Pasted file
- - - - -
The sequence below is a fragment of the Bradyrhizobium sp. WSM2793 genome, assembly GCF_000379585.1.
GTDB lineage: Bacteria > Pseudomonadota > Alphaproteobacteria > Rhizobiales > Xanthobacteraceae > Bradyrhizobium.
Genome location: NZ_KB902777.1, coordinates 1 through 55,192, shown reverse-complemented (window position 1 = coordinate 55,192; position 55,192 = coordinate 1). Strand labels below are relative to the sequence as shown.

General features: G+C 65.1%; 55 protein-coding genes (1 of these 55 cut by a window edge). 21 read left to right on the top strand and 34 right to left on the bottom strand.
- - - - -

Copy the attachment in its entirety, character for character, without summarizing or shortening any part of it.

The sequence below is a fragment of the Bradyrhizobium sp. WSM2793 genome, assembly GCF_000379585.1.
GTDB lineage: Bacteria > Pseudomonadota > Alphaproteobacteria > Rhizobiales > Xanthobacteraceae > Bradyrhizobium.
Genome location: NZ_KB902777.1, coordinates 1 through 55,192, shown reverse-complemented (window position 1 = coordinate 55,192; position 55,192 = coordinate 1). Strand labels below are relative to the sequence as shown.

General features: G+C 65.1%; 55 protein-coding genes (1 of these 55 cut by a window edge). 21 read left to right on the top strand and 34 right to left on the bottom strand.